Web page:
Brookings-Harbor High School could have a truancy court in place as early as November, after the Brookings City Council agreed to put an ordinance giving truancy laws teeth on its Sept. 24 meeting agenda.

The state has laws requiring students attend school, and the school district has protocols addressing those who ditch class, but there’s no way to enforce either because a truancy court has yet to be established by city ordinance, said Mark Hebert, the assistant principal.

“My goal is to communicate what’s most important: Every kid should have an education,” Hebert told the city council in a workshop Monday afternoon. “When they are deprived of that gift, it is a crime. And you can’t give it to them if the kids aren’t there.”

Brookings-Harbor High School has a graduation rate of about 81 percent, but it hit a low of 63 percent only four years ago, Hebert said.

He plans to concentrate on the 102 students — 23 percent — who miss more than 15 percent of classes, whether for a chronic illness, apathy, family challenges, homelessness and other issues.

Of those 102 students, 20 missed more than 15 percent of their classes. Another 25 kids missed 20 percent, or 36 days worth, of classes. Thirty-five missed 30 percent — 54 days, Hebert said.

“That’s massive,” he said. “Those are powerful numbers. The community needs to take ownership of these kids, get them back on track.”

Another 15 students missed 40 percent, or 72 days, of classes, and the remaining seven missed half, or 90 days of school.

Last year, truancy resulted in 38 students falling out of their year, meaning they didn’t earn enough credits to advance to the next grade. Of those, Hebert said, 19 lost a full year of school — and 16 dropped out of school altogether.

“You multiply that by four and that’s the 18 percent we’re missing in our graduation rate,” he said. “We want to support kids in every way — if they just show up. Then powerful things can happen.”

He said school counselors have talked to students until they’re “blue in the face,” but students merely shrug because there are no repercussions.

Kids grin and say there’s no reason to come to school,” Hebert related. “They say, ‘School’s not important to me and you can’t do anything about it.’ They were pulling their hair out.”

No longer, Hebert said.

Truancy court

Hebert plans to treat each student’s situation with compassion — but he’s carrying a big stick.

If a student has an unexcused absence, school officials make two phone calls home to alert the parents. The next step is a notification letter to the parents and, if the student misses eight half-days, or 16 blocks of classes, a conference is scheduled to find the source of the truancy problem.

The “truancy clock” is reset to zero, and If the student again misses eight half-days, officials will “step it up” and craft an attendance agreement with the truancy judge.

“This has been really good,” Hebert said. “We’ve already got one kid back into football and another is going to work (to attend class) so he can get into basketball. And we’ve had great conversations with mom to roll them out of bed in the morning.”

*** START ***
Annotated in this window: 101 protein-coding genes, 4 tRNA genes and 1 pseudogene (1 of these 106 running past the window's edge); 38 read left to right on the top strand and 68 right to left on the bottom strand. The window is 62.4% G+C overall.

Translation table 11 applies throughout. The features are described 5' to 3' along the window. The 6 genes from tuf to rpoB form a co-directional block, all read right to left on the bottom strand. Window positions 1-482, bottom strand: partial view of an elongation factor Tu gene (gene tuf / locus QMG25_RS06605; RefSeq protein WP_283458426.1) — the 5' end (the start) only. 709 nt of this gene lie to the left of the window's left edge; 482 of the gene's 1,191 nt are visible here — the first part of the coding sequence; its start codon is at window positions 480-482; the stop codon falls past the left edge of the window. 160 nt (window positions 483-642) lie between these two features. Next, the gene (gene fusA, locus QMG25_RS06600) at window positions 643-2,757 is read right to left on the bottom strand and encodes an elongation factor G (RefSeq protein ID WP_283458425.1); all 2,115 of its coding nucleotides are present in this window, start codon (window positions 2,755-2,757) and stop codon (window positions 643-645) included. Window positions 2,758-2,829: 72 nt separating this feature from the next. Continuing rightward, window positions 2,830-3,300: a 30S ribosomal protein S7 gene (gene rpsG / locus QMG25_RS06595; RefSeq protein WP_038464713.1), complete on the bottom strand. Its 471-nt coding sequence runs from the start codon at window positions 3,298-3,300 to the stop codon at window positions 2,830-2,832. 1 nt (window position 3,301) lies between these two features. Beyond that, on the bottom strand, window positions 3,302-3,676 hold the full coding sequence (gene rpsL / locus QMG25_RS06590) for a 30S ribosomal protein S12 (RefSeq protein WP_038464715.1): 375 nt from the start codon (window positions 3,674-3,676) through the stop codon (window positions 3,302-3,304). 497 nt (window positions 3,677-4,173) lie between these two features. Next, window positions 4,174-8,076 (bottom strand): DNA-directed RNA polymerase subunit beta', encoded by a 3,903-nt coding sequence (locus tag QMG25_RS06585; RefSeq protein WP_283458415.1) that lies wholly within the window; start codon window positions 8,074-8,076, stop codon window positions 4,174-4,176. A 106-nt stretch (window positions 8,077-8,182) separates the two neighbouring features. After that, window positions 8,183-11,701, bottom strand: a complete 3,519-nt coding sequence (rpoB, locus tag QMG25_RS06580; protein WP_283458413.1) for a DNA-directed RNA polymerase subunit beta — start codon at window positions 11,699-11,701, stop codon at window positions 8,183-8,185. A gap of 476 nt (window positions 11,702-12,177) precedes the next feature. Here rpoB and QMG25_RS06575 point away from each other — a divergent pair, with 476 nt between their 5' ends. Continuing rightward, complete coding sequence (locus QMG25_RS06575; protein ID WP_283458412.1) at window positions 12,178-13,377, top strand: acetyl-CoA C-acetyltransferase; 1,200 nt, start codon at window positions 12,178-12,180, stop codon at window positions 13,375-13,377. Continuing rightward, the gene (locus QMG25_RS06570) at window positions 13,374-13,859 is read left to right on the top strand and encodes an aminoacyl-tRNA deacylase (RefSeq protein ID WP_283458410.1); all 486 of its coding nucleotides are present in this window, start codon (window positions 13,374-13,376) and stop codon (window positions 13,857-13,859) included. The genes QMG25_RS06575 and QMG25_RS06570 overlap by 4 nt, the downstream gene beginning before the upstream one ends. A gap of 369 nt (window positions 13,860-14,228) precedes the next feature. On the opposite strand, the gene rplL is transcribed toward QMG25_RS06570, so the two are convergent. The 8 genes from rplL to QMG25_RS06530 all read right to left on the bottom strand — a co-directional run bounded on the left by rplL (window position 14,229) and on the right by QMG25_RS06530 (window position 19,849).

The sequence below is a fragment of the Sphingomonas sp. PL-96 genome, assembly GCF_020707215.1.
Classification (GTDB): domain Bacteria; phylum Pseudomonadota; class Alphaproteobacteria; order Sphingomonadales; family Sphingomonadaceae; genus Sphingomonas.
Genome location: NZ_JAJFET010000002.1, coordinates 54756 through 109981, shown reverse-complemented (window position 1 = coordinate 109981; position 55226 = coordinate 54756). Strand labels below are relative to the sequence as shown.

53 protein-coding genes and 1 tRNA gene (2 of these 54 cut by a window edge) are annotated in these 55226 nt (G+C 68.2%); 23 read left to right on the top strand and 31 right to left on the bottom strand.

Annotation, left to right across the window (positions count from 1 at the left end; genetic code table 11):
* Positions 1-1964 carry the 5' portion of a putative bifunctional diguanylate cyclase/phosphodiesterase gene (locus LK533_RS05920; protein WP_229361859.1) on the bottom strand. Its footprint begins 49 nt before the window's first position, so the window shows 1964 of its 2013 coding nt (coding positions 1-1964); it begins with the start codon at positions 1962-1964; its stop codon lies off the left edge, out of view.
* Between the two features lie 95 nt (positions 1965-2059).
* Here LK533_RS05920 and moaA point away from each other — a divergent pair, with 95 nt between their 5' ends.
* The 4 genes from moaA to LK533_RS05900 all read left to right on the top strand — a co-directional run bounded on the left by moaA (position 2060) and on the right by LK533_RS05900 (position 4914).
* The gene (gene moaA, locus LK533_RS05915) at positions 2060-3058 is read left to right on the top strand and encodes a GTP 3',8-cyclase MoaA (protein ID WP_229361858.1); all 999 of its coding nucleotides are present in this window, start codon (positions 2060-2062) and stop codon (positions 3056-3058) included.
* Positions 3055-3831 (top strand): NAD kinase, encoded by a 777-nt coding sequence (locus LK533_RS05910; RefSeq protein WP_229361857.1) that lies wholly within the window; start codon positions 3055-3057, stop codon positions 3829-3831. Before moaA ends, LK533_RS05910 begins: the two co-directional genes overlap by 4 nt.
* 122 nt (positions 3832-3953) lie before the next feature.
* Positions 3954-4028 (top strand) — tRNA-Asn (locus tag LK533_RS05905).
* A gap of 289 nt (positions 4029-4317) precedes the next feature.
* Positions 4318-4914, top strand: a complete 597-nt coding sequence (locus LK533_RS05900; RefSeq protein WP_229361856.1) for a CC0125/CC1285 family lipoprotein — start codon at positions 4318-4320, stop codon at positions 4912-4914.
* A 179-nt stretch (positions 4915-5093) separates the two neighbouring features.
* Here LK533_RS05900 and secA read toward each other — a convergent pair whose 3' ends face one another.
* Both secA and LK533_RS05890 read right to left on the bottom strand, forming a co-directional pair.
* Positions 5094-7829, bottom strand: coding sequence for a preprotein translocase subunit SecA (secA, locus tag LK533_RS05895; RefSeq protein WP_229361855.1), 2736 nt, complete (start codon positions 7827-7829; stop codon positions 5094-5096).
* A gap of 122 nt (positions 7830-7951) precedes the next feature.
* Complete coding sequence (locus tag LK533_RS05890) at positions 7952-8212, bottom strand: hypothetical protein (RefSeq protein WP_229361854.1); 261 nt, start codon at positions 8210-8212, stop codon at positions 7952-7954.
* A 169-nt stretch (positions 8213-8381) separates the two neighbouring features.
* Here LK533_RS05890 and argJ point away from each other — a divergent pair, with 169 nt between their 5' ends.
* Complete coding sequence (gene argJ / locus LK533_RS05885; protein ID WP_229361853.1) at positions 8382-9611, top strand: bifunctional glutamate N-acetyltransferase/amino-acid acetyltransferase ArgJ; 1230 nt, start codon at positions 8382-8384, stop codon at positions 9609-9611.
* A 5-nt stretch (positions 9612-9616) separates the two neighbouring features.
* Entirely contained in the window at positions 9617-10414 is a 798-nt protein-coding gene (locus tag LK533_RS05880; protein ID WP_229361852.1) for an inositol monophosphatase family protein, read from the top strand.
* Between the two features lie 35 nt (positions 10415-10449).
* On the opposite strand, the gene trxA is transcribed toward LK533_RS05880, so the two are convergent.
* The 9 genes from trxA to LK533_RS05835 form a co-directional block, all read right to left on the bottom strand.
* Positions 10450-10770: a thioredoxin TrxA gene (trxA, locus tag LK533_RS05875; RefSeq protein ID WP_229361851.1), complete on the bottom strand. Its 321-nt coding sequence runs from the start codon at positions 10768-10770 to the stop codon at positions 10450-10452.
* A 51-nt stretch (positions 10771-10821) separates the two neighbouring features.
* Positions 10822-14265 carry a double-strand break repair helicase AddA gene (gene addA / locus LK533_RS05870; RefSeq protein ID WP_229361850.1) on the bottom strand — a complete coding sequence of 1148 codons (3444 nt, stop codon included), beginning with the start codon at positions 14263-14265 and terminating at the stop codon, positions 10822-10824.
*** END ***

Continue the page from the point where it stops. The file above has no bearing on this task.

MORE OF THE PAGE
Sometimes, the solution is that simple, Hebert said. He’s purchased more than a few alarm clocks for students in his day. And other times, it involves ensuring the parents themselves understand the urgency of the situation and force their child to get to school.

Some students might need counseling or other special considerations — Hebert’s willing to do whatever it will take, if it gets that student back in class.

If the youth continues to ditch class, the severity of the intervention increases with the issuance of a Class 3 misdemeanor citation — personally served, not mailed, to the parents. And the kid, his or her parents and Hebert go to the judge — not on school grounds, but in the Municipal Courtroom on Elk Drive in Brookings. There, the family has three options:

• Comply with the school standards and attend classes — and prove it over the next 30 days,

• Plead guilty and pay a fine of up to $500 — the first $61 is non-negotiable as it goes to the state and Curry County or,

• Request a trial.

“It is a formal proceeding,” the legal notice reads. “Testimony is sworn, parties may call and cross-examine witnesses, and rules of evidence apply.”

Those who fail to appear will be fined, as well.

The fines might not cover the estimated $1,500 cost to conduct court, and the city wants the school district to help figure out how to balance that equation. Judge Gary Milliman — the city’s former city manager — has agreed to work the first year for free.

Hebert also warned the council that they might see a bit of “blowback” from parents.

“We support the school district in whatever decisions are best for the district,” said Booster Club vice-president Heather Serna.

Ultimately, Hebert said, the process is not punitive, but corrective.

“I want to support the family to change behavior,” he said. “I worry for (truants’) future. (If I have to), I’m going to have mom come to school all day long — and I hope she wears the pink curlers and I hope she wears her bathrobe.”

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